Traditionally, cancer immunology has focused on the immune cells in the blood. However, my research analyses the immune cells within the tumour itself. We have done a large body of work where we characterise what the immune cells look like in the cancer, using surplus tissue available from our patients. We have learned that there are measurable features in the tumour that predict how likely immunotherapy is to work, and we are now on the brink of taking this information and acting on it.
It is really quite remarkable how Southampton experts from different disciplines work together seamlessly, from head, neck and thoracic surgeons to physicians, radiologists, pathologists, oncologists and immunologists. We are learning to ‘speak’ each other’s language and it is a tribute to our centre that this is not only feasible, but has become our working practice.
We have been fortunate enough to analyse cancer tissue before immunotherapy treatments are prescribed. This allows us to predict how the person’s immune system will react to the treatment. If we are right, then we are in a great place to make treatment choices that are more effective and less toxic.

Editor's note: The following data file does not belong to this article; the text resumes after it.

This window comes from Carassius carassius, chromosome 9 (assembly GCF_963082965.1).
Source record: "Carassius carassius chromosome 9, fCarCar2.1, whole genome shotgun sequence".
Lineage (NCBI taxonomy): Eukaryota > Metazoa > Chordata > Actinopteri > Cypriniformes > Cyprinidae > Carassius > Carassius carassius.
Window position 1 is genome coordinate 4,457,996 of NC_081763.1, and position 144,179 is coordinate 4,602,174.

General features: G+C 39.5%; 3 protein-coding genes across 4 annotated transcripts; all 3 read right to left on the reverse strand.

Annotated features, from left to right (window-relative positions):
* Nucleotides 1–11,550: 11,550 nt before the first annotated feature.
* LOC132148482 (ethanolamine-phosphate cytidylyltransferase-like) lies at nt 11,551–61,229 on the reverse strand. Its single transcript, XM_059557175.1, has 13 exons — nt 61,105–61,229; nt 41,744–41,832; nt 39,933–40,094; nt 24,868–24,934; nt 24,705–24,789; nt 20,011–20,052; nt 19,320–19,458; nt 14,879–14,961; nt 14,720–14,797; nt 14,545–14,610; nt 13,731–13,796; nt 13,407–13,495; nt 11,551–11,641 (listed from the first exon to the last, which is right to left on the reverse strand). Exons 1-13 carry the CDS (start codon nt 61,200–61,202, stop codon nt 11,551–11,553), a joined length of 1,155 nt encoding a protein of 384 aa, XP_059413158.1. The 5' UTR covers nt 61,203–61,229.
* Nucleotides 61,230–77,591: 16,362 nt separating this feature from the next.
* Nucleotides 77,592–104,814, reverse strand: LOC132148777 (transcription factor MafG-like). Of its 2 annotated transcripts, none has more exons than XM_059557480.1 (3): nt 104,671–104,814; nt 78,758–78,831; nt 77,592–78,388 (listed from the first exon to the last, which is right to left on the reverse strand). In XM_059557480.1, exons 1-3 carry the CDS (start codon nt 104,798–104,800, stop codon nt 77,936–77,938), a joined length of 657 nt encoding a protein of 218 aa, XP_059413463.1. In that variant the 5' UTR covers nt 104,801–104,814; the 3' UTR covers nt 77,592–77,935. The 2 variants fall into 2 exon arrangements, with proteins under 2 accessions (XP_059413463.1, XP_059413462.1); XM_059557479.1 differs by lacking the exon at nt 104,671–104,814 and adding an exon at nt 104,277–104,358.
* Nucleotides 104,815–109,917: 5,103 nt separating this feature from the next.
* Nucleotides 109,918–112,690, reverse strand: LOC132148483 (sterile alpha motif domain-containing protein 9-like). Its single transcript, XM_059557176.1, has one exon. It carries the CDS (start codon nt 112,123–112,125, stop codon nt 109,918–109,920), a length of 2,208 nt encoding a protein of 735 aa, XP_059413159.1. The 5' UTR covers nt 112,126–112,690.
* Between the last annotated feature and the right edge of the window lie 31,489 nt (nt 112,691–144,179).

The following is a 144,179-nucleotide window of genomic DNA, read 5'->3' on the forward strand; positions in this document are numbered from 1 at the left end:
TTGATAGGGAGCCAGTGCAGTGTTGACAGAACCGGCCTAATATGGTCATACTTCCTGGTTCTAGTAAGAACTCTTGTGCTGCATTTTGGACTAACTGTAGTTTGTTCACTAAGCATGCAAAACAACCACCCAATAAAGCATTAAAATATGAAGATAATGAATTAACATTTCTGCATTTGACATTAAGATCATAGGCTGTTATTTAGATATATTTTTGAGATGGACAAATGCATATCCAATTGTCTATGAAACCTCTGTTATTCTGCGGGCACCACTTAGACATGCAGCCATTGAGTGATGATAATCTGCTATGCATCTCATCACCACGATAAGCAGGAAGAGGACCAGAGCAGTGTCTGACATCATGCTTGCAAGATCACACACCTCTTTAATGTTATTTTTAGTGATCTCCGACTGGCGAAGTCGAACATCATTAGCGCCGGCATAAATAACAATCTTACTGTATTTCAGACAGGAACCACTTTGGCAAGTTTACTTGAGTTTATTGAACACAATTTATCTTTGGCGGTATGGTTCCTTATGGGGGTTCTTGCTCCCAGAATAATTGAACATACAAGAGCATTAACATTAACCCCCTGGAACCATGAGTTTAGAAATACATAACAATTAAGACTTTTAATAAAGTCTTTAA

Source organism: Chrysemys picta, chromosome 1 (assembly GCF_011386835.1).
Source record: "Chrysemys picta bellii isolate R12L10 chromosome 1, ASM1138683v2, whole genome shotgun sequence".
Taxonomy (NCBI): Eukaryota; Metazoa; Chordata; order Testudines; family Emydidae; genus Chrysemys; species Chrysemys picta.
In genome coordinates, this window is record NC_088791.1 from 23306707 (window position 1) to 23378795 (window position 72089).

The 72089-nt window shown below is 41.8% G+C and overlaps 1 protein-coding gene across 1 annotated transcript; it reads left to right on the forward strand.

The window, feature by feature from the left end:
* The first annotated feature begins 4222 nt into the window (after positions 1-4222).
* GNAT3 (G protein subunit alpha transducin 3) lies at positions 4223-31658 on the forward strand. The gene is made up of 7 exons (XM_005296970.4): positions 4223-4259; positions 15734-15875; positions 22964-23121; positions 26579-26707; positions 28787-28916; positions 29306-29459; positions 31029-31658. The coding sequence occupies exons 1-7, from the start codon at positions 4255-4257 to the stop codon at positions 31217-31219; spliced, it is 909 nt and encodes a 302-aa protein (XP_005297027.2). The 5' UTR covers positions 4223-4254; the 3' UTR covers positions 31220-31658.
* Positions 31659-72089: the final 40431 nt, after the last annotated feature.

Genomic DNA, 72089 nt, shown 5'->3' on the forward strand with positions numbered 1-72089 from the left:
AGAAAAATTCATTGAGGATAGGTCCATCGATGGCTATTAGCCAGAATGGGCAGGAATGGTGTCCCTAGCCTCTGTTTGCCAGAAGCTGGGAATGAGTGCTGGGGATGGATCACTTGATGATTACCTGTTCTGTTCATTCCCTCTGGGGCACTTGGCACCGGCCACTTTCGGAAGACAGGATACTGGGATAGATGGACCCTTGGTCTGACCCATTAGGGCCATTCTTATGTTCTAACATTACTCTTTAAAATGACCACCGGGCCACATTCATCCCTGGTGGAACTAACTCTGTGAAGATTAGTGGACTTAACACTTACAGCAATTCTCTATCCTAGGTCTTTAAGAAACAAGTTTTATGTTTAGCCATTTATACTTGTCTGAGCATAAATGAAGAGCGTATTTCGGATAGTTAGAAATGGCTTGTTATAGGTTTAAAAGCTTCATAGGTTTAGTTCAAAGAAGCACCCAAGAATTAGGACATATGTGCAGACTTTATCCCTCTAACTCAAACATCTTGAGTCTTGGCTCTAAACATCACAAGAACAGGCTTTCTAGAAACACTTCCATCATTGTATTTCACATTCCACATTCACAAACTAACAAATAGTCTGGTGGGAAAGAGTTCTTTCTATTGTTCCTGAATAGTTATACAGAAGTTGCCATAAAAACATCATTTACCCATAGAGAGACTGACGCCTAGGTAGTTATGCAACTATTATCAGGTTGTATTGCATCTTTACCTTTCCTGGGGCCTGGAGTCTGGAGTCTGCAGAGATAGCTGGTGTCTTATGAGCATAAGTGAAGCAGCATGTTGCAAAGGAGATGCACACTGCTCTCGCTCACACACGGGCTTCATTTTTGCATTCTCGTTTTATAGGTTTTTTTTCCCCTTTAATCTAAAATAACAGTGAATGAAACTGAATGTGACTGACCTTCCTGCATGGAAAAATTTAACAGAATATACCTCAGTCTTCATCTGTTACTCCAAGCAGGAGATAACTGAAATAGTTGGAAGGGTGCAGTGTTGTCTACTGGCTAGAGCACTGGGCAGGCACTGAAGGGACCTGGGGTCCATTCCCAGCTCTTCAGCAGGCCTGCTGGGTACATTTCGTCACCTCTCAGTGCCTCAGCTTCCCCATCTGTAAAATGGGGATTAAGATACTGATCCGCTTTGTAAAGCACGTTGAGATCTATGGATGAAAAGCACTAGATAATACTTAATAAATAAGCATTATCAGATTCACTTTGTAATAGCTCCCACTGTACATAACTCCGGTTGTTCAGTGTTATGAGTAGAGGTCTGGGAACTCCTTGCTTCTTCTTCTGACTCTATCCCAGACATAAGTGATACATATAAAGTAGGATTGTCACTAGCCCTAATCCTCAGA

After treatment, we then look at the cells again to check whether our predictions were correct. We are conducting several trials in this area to test this idea. Early results are promising; one patient’s cancer completely disappeared by the time they were due to have surgery to remove the tumour.
Collaboration, critical mass and variety of expertise
From a strong grounding in cancer immunology thanks to George and Freda, the future of this area is bright at Southampton. The University is currently building the UK’s first dedicated centre for cancer immunology research. The Centre for Cancer Immunology, which is planned to open in 2017, will bring world-leading cancer scientists under one roof and enable interdisciplinary teams to expand clinical trials and develop lifesaving drugs. It is being funded by the University’s £25m fundraising campaign, which has just reached the £19m milestone. Visit the campaign website to find out how to support it.
The key here is collaboration, critical mass and access to a variety of expertise: taking a puzzle and looking at it from different angles. The Centre will give us the home in which it will all be housed. And to the outside world, it will indicate that we are really committed to tackling global challenges in an interdisciplinary way.